For I am not ashamed of the gospel, for it is the power of God for salvation to everyone who believes… For in it the righteousness of God is revealed from faith for faith, as it is written, “The righteous shall live by faith.”  (Romans 1:16-17)


You see the Roman Catholic church taught that faith alone was not enough. Faith alone could not justify man. Instead, justification (or salvation) depends only on such faith as is active in charity and good works and, incidentally, the benefits of good works could be obtained by donating money to the church.


Let me draw our attention to that for a second and highlight something. Doesn’t that sound like what many evangelicals believe today?  But that is not what Luther found in the book of Romans. Well, we’ll come back to that.


So Luther became convinced that the church was corrupt. Even in central matters like salvation and justification. Justification is God’s act of declaring a sinner righteous. Romans teaches that we are declared righteous by faith alone through grace. Luther coined the term ‘sola fide’ or ‘Faith Alone’ to clarify the doctrine of justification. Here are view quotes:


“This one and firm rock, which we call the doctrine of justification is the chief article of the whole Christian doctrine.” ML


“Forgiveness of sins is not something we earn for ourselves by our own good deeds. Rather, it is a free gift which God gives to us as a result of all that Jesus did for us as our Savior. Salvation, therefore, is completely and only faith in Jesus.” ML


As he taught and studied and wrote he grew increasingly skeptical of Catholic corruption. Especially in regards to the sell of indulgences. You see, at that time The Roman Catholic church wanted to raise money in order to remodel St. Peter’s Basilica so they commissioned a man named John Tetzel to sell indulgences. An indulgence was a guarantee for heaven. You could, at that time, buy your way out of purgatory straight into heaven if you bought an indulgence for yourself. You could even buy an indulgence for a deceased relative and then their soul would instantly spring from purgatory to heaven. In fact, the come motto or marketing slogan of the day was:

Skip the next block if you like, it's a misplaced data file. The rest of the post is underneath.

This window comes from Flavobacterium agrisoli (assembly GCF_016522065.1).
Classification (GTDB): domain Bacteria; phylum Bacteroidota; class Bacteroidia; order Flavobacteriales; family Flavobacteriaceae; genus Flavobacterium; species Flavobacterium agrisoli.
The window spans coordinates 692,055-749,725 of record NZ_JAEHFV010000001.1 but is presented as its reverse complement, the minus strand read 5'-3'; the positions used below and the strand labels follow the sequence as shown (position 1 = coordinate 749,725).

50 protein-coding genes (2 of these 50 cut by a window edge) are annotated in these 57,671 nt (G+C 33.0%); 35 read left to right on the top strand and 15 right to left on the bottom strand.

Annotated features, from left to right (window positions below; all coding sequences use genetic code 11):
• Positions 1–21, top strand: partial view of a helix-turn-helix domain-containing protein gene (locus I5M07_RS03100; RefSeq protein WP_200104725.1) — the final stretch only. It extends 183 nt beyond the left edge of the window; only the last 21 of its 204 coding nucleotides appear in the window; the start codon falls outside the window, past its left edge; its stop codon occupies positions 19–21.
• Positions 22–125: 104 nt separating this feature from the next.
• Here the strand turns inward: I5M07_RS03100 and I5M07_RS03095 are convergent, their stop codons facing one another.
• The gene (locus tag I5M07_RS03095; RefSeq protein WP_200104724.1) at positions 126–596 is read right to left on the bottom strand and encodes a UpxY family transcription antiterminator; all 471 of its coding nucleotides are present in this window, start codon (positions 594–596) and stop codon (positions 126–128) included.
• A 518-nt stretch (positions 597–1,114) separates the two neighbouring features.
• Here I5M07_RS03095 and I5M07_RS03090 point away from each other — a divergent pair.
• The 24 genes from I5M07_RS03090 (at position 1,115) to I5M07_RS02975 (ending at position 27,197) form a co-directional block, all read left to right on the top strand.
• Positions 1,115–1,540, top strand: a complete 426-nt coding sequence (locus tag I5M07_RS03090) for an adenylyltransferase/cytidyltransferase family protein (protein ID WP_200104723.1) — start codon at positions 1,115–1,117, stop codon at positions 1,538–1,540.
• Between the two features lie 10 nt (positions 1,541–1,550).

“As soon as the coin in the coffer rings, the soul from purgatory into heaven springs.”


{video of Luther’s rebellion}


Then on October 31, 1517 Luther had had enough. He posted a document on the door of the Chapel – something like a bulletin calling for a rigorous discussion about the validity of indulgences. It was common on the University to post things for disputation. Luther posted a document entitled, “Ninety-Five Theses on the Power and Efficacy of Indulgences.” And that started a wild fire. That document quickly made it into the hands of the Pope and to make a long story short Luther was given an ultimatum. Either recant all that you have said or be excommunicated. Luther chose the latter and the rest is history.


{video of Luther’s excommunication}



At this time I want to turn our attention to the doctrine of justification. I mentioned earlier that it is still a confusing theological concept. Remember how that quote I posted earlier seemed to describe our modern evangelical way of thinking about justification. Clearly we need to spend some time discussing this. Before we look at our passage in Romans, let me throw out another quote for discussion.